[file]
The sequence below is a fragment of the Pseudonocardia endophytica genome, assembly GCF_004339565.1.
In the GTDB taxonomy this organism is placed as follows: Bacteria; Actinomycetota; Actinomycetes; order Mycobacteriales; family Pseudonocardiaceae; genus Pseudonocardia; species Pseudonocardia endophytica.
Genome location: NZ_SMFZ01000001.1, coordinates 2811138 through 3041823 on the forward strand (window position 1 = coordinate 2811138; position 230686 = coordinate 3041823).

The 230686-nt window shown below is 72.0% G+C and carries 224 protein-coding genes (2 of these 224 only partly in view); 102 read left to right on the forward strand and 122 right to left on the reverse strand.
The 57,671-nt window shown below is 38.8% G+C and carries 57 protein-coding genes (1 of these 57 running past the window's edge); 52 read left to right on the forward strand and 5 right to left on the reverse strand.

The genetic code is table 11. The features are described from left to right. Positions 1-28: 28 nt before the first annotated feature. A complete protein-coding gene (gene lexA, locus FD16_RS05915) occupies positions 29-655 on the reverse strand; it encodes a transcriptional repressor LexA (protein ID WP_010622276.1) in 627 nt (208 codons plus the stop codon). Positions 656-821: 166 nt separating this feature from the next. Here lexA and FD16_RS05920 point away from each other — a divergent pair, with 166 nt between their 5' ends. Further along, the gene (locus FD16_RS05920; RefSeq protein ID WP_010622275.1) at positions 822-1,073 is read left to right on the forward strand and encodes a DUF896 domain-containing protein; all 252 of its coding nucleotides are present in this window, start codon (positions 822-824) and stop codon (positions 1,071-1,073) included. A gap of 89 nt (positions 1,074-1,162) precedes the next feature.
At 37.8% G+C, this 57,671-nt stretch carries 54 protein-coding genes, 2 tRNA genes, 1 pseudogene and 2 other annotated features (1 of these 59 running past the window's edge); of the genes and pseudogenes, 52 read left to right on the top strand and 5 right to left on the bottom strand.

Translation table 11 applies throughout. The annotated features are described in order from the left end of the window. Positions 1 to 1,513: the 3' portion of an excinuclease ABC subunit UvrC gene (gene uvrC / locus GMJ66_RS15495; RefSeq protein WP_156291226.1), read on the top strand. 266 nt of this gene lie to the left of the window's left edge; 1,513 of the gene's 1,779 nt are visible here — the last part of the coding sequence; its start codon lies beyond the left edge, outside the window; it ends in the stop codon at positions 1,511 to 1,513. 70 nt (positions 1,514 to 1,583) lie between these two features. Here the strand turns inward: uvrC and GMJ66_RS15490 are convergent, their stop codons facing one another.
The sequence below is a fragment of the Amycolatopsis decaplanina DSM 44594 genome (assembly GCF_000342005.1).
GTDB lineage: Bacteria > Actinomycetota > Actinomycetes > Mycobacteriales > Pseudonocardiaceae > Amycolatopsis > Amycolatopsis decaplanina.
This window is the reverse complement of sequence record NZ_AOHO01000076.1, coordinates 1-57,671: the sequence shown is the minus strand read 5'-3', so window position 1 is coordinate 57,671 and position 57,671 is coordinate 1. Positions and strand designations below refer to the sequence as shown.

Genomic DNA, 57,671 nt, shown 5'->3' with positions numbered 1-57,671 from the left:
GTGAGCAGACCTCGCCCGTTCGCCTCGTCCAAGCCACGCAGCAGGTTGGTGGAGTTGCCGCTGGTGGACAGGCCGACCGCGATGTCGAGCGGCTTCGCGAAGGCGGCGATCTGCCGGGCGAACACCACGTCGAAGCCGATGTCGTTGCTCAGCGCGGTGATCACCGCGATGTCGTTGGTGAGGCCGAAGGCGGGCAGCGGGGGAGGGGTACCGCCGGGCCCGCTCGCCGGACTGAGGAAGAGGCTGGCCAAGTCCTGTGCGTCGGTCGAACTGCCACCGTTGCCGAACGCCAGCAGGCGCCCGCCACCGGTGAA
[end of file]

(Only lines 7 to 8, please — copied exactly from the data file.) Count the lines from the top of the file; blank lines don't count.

At 37.8% G+C, this 57,671-nt stretch carries 54 protein-coding genes, 2 tRNA genes, 1 pseudogene and 2 other annotated features (1 of these 59 running past the window's edge); of the genes and pseudogenes, 52 read left to right on the top strand and 5 right to left on the bottom strand.

Translation table 11 applies throughout. The annotated features are described in order from the left end of the window. Positions 1 to 1,513: the 3' portion of an excinuclease ABC subunit UvrC gene (gene uvrC / locus GMJ66_RS15495; RefSeq protein WP_156291226.1), read on the top strand. 266 nt of this gene lie to the left of the window's left edge; 1,513 of the gene's 1,779 nt are visible here — the last part of the coding sequence; its start codon lies beyond the left edge, outside the window; it ends in the stop codon at positions 1,511 to 1,513. 70 nt (positions 1,514 to 1,583) lie between these two features. Here the strand turns inward: uvrC and GMJ66_RS15490 are convergent, their stop codons facing one another.